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General Category => An Introduction to Vedanta => Analysis of the Mind => Topic started by: Dr. Sadananda on February 17, 2010, 11:37:07 PM

Title: Analysis of Mind: Introduction Part 2
Post by: Dr. Sadananda on February 17, 2010, 11:37:07 PM
Analysis of Mind: Introduction Part 2

Examples, such as removing a thorn by a thorn or removing the poison in the body by controlled medicine, which by itself is harmful for the body are provided to show how deconditioning of the mind can occur with proper sAdhanA or process, which is nothing but a judicious controlled conditioning. If the truth cannot be known by any means, since all means are finite, then it must be a self-revealing and self-existing entity. However, from the Vedanta perspective, even though the truth is self-evident, and self-revealing, a conditioned mind cannot recognize the truth due to its conditioning. Therefore the mind should be processed or prepared to 'absorb' that revelation. A 'Hare-Krishna' devotee remarked, 'brains need to be brain-washed, since they are muddled with wrong concepts, which obstruct the freedom of the mind'. However, the process that cleanses and purifies the mind should be such that it should free the mind rather than recondition it. It should not take the mind from 'iron shackles to gold shackles'. In essence, the process that deconditions the mind should be self-destructive without conditioning the mind again by that very process.

In addition, if the truth is infinite and absolute, the mind that discovers the truth cannot itself be away from the truth, since nothing can be away from the absolute-infinite. That is, the mind itself should be part of the truth, since truth being infinite cannot exclude anything. Finally, the infinite cannot be made of parts (infinite, plus or minus infinite, is still infinite only). Therefore, mind cannot be part of the infinite either. Thus we have a peculiar situation, where the mind needs to discover the truth, and that truth cannot be discovered by any means since it is not an 'object', for discovery, conceptually or otherwise. In addition, since the mind is part of the truth which has no parts, the very realization of the truth should dissolve the notion of separateness of the mind from the truth. Hence the truth is sometime called 'of transcendental nature' implying that is not of the kind with which objective scientists are familiar.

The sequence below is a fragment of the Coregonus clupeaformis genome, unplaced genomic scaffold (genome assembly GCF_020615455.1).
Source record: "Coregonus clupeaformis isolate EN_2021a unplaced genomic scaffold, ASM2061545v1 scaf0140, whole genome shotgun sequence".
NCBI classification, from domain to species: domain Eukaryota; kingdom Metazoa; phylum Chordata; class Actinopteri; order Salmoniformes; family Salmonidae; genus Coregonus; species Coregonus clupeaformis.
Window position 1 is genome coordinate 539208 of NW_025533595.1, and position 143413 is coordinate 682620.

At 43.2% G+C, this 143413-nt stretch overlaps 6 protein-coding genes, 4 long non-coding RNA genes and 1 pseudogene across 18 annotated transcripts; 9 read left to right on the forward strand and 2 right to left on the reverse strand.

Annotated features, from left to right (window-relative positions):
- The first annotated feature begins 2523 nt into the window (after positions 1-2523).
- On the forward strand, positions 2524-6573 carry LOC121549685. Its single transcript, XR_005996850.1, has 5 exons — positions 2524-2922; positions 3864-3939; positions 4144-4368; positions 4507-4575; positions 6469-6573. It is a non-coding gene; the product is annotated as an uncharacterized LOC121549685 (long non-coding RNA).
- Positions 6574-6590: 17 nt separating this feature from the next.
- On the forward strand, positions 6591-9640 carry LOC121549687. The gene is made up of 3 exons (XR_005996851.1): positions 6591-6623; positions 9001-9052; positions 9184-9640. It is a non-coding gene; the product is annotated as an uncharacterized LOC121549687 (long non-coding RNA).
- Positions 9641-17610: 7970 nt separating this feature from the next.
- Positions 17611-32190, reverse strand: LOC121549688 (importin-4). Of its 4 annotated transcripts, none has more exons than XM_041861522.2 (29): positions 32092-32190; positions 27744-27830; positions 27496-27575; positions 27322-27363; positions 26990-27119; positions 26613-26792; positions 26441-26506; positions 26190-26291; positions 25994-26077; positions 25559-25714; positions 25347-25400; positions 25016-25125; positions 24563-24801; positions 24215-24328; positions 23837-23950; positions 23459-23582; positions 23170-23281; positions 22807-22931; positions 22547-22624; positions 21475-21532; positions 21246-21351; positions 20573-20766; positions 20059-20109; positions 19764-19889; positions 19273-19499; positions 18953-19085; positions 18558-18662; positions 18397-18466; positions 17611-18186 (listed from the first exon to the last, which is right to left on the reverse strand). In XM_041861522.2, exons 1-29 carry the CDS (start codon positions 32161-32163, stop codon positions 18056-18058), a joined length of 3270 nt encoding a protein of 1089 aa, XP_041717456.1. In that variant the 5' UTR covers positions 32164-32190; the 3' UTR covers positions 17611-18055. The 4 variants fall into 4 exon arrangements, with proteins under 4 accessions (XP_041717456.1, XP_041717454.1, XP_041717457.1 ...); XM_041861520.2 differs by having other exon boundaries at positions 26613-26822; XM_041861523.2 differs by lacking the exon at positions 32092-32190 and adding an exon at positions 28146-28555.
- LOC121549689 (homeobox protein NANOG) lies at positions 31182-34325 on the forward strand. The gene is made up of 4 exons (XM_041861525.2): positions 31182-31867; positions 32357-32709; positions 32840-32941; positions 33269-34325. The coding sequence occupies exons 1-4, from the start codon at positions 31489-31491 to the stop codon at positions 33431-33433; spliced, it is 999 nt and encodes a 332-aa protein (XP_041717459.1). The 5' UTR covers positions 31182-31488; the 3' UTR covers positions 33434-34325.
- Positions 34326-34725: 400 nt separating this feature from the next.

Hence, the realization of the truth involves a delicate process of deconditioning the mind. This is called yoga, and requires a guide, teacher or guru (gu stands of ignorance and ru stands for the one who removes it), as emphasized by Vedanta. It is well accepted that a guide is required to do advanced research in any field of science. It is therefore understandable why Vedanta insists on guidance by a teacher who is well qualified. A teacher must be well established in the truth (brahma niShTha), and also have gone through the mental discipline needed to guide others to proceed on the pathless path. For insurance, Vedanta insists on particular time-tested methodology (called sampradAyam) so that process of deconditioning the mind occurs slowly in steps without getting locked up in the process itself. This is technically called adhyAropa apavAda. adhyAropa is the conditioning of the mind and apavAda involves deconditioning the mind in stages. Conditions or adhyAropa are superimpositions that distract the mind from seeing the truth as the truth. Since a student comes with pre-conceived notions (or a conditioned mind), the teaching involves removal of those notions (deconditioning) in steps. When the mind is pure, the self-evident and self-existing truth gets self-revealed.